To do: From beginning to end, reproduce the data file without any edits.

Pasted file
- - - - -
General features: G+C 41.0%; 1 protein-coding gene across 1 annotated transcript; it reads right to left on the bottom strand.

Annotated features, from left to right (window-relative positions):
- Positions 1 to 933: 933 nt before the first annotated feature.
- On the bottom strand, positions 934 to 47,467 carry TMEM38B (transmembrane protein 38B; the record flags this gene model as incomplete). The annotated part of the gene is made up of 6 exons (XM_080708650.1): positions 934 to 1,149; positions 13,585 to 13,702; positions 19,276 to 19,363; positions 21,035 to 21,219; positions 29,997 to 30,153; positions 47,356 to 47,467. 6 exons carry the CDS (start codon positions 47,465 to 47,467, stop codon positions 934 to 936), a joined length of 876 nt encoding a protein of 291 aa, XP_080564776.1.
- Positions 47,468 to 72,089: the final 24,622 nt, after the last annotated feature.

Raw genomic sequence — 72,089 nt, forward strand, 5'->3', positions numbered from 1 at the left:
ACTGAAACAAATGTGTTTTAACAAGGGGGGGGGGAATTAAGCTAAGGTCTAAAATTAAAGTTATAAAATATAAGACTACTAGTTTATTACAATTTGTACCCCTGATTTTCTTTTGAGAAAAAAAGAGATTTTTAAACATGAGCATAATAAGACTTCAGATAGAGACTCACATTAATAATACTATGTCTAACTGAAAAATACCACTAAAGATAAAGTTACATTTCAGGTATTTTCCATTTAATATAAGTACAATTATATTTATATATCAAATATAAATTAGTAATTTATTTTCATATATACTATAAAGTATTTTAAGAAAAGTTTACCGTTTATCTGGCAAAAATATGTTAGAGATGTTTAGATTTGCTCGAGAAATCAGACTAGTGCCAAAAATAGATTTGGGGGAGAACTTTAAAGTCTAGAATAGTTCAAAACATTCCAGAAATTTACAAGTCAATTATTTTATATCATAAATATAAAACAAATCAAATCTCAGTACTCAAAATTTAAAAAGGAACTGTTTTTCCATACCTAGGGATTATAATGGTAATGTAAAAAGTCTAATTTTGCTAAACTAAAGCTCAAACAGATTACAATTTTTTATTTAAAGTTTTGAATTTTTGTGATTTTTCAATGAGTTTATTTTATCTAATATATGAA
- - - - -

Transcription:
General features: G+C 41.0%; 1 protein-coding gene across 1 annotated transcript; it reads right to left on the bottom strand.

Annotated features, from left to right (window-relative positions):
- Positions 1 to 933: 933 nt before the first annotated feature.
- On the bottom strand, positions 934 to 47,467 carry TMEM38B (transmembrane protein 38B; the record flags this gene model as incomplete). The annotated part of the gene is made up of 6 exons (XM_080708650.1): positions 934 to 1,149; positions 13,585 to 13,702; positions 19,276 to 19,363; positions 21,035 to 21,219; positions 29,997 to 30,153; positions 47,356 to 47,467. 6 exons carry the CDS (start codon positions 47,465 to 47,467, stop codon positions 934 to 936), a joined length of 876 nt encoding a protein of 291 aa, XP_080564776.1.
- Positions 47,468 to 72,089: the final 24,622 nt, after the last annotated feature.

Raw genomic sequence — 72,089 nt, forward strand, 5'->3', positions numbered from 1 at the left:
ACTGAAACAAATGTGTTTTAACAAGGGGGGGGGGAATTAAGCTAAGGTCTAAAATTAAAGTTATAAAATATAAGACTACTAGTTTATTACAATTTGTACCCCTGATTTTCTTTTGAGAAAAAAAGAGATTTTTAAACATGAGCATAATAAGACTTCAGATAGAGACTCACATTAATAATACTATGTCTAACTGAAAAATACCACTAAAGATAAAGTTACATTTCAGGTATTTTCCATTTAATATAAGTACAATTATATTTATATATCAAATATAAATTAGTAATTTATTTTCATATATACTATAAAGTATTTTAAGAAAAGTTTACCGTTTATCTGGCAAAAATATGTTAGAGATGTTTAGATTTGCTCGAGAAATCAGACTAGTGCCAAAAATAGATTTGGGGGAGAACTTTAAAGTCTAGAATAGTTCAAAACATTCCAGAAATTTACAAGTCAATTATTTTATATCATAAATATAAAACAAATCAAATCTCAGTACTCAAAATTTAAAAAGGAACTGTTTTTCCATACCTAGGGATTATAATGGTAATGTAAAAAGTCTAATTTTGCTAAACTAAAGCTCAAACAGATTACAATTTTTTATTTAAAGTTTTGAATTTTTGTGATTTTTCAATGAGTTTATTTTATCTAATATATGAA